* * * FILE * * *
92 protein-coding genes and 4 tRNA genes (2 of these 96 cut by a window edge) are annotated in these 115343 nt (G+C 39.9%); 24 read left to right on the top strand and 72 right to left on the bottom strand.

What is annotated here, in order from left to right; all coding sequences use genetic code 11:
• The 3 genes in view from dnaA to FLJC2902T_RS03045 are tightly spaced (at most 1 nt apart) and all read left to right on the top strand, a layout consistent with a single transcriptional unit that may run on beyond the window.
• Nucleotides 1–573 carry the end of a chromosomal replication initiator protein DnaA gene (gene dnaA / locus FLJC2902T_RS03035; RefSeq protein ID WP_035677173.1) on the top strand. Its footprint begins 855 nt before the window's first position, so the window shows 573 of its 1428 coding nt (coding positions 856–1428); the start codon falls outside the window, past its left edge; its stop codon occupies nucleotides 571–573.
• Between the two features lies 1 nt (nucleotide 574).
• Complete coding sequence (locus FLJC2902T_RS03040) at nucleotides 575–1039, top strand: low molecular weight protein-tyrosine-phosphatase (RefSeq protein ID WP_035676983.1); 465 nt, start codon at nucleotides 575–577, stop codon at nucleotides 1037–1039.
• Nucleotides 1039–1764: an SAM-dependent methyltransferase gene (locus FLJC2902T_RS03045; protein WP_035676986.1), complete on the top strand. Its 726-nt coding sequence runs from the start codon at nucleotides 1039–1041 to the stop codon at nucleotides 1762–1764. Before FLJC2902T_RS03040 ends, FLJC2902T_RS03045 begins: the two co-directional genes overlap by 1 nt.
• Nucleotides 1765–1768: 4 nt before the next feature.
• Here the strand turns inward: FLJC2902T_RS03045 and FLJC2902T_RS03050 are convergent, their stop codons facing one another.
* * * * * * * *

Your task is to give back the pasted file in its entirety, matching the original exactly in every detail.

92 protein-coding genes and 4 tRNA genes (2 of these 96 cut by a window edge) are annotated in these 115343 nt (G+C 39.9%); 24 read left to right on the top strand and 72 right to left on the bottom strand.

What is annotated here, in order from left to right; all coding sequences use genetic code 11:
• The 3 genes in view from dnaA to FLJC2902T_RS03045 are tightly spaced (at most 1 nt apart) and all read left to right on the top strand, a layout consistent with a single transcriptional unit that may run on beyond the window.
• Nucleotides 1–573 carry the end of a chromosomal replication initiator protein DnaA gene (gene dnaA / locus FLJC2902T_RS03035; RefSeq protein ID WP_035677173.1) on the top strand. Its footprint begins 855 nt before the window's first position, so the window shows 573 of its 1428 coding nt (coding positions 856–1428); the start codon falls outside the window, past its left edge; its stop codon occupies nucleotides 571–573.
• Between the two features lies 1 nt (nucleotide 574).
• Complete coding sequence (locus FLJC2902T_RS03040) at nucleotides 575–1039, top strand: low molecular weight protein-tyrosine-phosphatase (RefSeq protein ID WP_035676983.1); 465 nt, start codon at nucleotides 575–577, stop codon at nucleotides 1037–1039.
• Nucleotides 1039–1764: an SAM-dependent methyltransferase gene (locus FLJC2902T_RS03045; protein WP_035676986.1), complete on the top strand. Its 726-nt coding sequence runs from the start codon at nucleotides 1039–1041 to the stop codon at nucleotides 1762–1764. Before FLJC2902T_RS03040 ends, FLJC2902T_RS03045 begins: the two co-directional genes overlap by 1 nt.
• Nucleotides 1765–1768: 4 nt before the next feature.
• Here the strand turns inward: FLJC2902T_RS03045 and FLJC2902T_RS03050 are convergent, their stop codons facing one another.